• Referring now primarily to FIG. 3, system 103 (FIG. 3), an application of the present embodiment, can execute in the context of a social network 39 (FIGS. 2 and 3), for example, the FACEBOOK® social network environment. Social network 39 (FIG. 3) of system 103 (FIG. 3) can include, but is not limited to including, social network social graph database 41 (FIG. 3), market database 43 (FIG. 3), social network web application 65, social network mobile application 61 (FIG. 3), social network applications programming interfaces (APIs) 63 (FIG. 3), social network central callbacks 47 (FIG. 3), providing conventional social network services to a users recorded in user database 45 (FIG. 3). Central web application 59 (FIG. 3), central front end 57 (FIG. 3), and central APIs 55 (FIG. 3) provide interface functionality so that users can communicate with social network 39 (FIGS. 2 and 3). The present embodiment is not limited to a FACEBOOK® implementation, however, but can be implemented in the context of for example, but not limited to, an IPHONE®, ANDROID™, WINDOWS MOBILE®, and MYSPACE®, and can also be a stand alone web service that provides the functionality of the present embodiment on any computing device. Location technology is not necessary to participate as a user of the present embodiment because the user can manually input user location 21 (FIGS. 1 and 2), and can send and receive data based on the manual input. Object of interest database 17 (FIGS. 1 and 2) can store data about, for example, a member's preferences 27 (FIGS. 1 and 2) and privacy settings, or preferences 27 (FIGS. 1 and 2) can be part of a member's profile managed by conventional social network 39 (FIGS. 1 and 2). In addition, relevant data can be extracted from the member's profile that is a part of the commercial social network 39 (FIGS. 1 and 2), as well as the member's social graph stored on social network graph database 41 (FIGS. 1 and 2), for example, the member's friends. Still further, the member can describe his or her desired value exchange 95 (FIG. 1) and this information can be stored in object of interest database 17 (FIGS. 1 and 2), or can be communicated directly among users. Time and location, or locative data such as a WiFi network, can be recorded in object of interest database 17 (FIGS. 1 and 2). Additional data can be collected from various sources to augment the member's desired value exchange 95 (FIG. 1) and stored in object of interest database 17 (FIGS. 1 and 2), or communicated directly. The combination of these data can feed the matching service enabled by matching database 53 (FIG. 3). An implementation might use social network application programming interface 63 (FIG. 3) of commercial social network 39 (FIGS. 2 and 3), of social network web application 65 (FIG. 3), and of other tools to facilitate value exchange 95 (FIGS. 1 and 2). Using data from object of interest database 17 (FIGS. 1 and 2) that are relevant to the member, further data may be retrieved from a commercial locative database 51 (FIG. 3) or a commercial geocoding database 49 (FIG. 3) to determine the member's location. The matching service enabled by matching database 53 (FIG. 3) can use the member's location to determine a match between the member who is initiating the desired value exchange 95 (FIGS. 1 and 2) and other members or objects of interest, who should be notified about the potential value exchange 95 (FIGS. 1 and 2). The matching service can consider secondary characteristics of members or objects of interest who may be involved in the value exchange 95 (FIGS. 1 and 2) and can notify them. Members who meet privacy and communication preferences can be notified of the potential value exchange 95 (FIGS. 1 and 2), and can be provided with a process by which to take action with respect to the value exchange 95 (FIGS. 1 and 2).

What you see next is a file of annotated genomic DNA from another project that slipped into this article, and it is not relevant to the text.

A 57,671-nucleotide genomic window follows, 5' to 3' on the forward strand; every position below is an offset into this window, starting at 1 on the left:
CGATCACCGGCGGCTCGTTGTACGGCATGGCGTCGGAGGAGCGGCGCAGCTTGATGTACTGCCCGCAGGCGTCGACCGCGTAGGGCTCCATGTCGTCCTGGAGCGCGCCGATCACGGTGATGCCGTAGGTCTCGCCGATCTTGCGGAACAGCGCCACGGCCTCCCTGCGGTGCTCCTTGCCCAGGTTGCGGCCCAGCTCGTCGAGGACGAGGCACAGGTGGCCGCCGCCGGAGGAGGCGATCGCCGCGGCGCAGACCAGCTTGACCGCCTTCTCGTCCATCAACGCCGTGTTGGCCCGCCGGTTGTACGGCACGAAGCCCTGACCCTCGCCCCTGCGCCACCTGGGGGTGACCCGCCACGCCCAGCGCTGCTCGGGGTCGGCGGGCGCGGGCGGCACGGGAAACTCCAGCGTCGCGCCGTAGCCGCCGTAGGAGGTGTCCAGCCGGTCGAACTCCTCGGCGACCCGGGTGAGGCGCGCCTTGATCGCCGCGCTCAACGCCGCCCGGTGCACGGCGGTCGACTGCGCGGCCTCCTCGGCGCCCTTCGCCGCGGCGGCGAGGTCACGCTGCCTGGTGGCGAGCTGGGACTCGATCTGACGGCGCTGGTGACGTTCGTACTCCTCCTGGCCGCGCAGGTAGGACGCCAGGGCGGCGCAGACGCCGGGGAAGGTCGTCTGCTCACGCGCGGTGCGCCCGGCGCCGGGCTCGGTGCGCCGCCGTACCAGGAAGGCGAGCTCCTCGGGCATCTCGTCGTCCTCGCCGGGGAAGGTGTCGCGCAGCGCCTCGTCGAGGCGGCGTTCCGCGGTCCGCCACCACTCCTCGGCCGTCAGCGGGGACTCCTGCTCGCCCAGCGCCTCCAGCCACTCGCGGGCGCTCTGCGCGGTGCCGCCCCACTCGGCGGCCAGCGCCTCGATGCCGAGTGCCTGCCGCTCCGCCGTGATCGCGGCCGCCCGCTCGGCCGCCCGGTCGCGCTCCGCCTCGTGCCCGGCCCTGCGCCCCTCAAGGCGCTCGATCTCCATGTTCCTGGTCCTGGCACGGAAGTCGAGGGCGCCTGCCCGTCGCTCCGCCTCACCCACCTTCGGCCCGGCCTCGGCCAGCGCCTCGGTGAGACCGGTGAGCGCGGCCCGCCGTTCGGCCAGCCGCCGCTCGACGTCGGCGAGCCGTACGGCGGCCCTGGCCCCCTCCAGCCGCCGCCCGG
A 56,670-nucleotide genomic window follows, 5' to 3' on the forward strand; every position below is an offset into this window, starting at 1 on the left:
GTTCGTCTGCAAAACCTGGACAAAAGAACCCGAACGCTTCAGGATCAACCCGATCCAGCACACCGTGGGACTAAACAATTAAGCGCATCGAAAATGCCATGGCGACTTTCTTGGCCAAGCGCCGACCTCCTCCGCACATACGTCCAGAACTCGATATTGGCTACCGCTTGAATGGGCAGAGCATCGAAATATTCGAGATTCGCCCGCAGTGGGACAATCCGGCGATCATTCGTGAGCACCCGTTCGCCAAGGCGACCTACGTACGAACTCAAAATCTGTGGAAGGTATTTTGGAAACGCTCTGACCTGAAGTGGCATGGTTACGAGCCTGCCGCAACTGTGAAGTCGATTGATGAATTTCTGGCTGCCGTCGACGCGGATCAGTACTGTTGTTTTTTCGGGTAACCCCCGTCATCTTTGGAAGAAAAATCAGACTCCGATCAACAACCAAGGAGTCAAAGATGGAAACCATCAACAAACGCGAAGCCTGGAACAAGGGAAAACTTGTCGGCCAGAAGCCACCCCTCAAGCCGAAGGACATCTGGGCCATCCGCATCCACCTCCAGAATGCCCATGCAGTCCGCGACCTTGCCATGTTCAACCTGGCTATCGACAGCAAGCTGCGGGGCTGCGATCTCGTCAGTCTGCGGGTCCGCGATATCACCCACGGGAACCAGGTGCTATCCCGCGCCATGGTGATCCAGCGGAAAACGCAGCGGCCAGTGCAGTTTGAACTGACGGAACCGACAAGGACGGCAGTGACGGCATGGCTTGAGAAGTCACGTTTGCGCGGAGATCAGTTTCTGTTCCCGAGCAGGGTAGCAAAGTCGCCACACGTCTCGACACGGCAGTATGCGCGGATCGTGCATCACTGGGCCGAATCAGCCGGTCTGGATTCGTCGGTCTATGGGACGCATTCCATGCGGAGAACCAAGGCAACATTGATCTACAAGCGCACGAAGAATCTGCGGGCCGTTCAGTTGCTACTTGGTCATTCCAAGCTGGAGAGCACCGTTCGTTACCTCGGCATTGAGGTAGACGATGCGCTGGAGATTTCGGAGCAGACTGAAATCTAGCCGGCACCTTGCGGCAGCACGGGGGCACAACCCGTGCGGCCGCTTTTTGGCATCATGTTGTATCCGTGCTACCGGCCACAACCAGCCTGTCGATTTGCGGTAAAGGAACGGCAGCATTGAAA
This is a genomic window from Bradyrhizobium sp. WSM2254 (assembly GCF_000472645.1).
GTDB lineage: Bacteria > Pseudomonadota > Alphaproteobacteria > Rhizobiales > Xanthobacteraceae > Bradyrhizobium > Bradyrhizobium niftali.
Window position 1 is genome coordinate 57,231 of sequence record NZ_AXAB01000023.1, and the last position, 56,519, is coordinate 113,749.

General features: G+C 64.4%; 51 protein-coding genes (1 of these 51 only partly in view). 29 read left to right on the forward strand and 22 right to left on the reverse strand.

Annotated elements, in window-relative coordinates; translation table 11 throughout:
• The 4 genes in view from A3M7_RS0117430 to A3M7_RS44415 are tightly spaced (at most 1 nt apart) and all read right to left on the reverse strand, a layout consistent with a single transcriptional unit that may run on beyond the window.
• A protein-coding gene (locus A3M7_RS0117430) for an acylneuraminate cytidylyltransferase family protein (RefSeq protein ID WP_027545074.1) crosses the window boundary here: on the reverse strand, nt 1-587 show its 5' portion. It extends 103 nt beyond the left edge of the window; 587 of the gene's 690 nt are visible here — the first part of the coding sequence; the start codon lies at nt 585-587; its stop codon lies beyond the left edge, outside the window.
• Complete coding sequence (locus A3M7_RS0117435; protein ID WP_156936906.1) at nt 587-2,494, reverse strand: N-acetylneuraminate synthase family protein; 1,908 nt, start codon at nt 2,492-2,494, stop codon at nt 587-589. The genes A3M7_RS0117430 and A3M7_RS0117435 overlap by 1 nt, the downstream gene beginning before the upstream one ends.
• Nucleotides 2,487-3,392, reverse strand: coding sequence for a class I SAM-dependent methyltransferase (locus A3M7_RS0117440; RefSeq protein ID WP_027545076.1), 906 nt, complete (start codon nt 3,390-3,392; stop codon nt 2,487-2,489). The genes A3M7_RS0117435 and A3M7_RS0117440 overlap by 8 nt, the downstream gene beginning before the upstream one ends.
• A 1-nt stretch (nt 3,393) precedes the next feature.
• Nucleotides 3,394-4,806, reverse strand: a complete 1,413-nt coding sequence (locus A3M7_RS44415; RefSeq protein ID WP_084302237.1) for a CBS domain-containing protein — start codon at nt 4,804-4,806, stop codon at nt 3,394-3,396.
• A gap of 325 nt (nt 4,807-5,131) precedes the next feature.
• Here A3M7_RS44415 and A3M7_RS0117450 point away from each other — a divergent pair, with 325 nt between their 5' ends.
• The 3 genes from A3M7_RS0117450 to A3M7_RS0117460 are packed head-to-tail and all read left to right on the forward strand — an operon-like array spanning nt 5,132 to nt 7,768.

• Continuing to refer primarily to FIG. 3, integration between the FACEBOOK® social network and the application of the present embodiment can be facilitated in at least two ways. The application can have a presence on the FACEBOOK® social network XHTML website (m.facebook.com) in the form of profile boxes and canvas pages, and the application can leverage the FACEBOOK® social network small message service (SMS) to directly interact with members through text messaging. Members can interact with applications that they have installed as well as add new applications from both the XHTML site and via SMS. The FACEBOOK® platform for mobile (XHTML FBML) can allow the application to integrate with the FACEBOOK® website in profile boxes and canvas pages. The <fb:mobile> tag can provide integration into the mobile XHTML version of the FACEBOOK® web site (http://m.facebook.com). At the FACEBOOK® mobile site, XHTML Profile Pages, can feature a limited version of the member's profile page designed for optimized viewing on a mobile device. The application may integrate with this profile by use of the <fb:mobile> tag. When the FACEBOOK® social network evaluates a FBML profile, content inside the <fb:mobile> tag can be rendered exclusively on m.facebookcom. This content may not be displayed on the website. Further, profile content outside of the <fb:mobile> tag may not be displayed on the mobile site.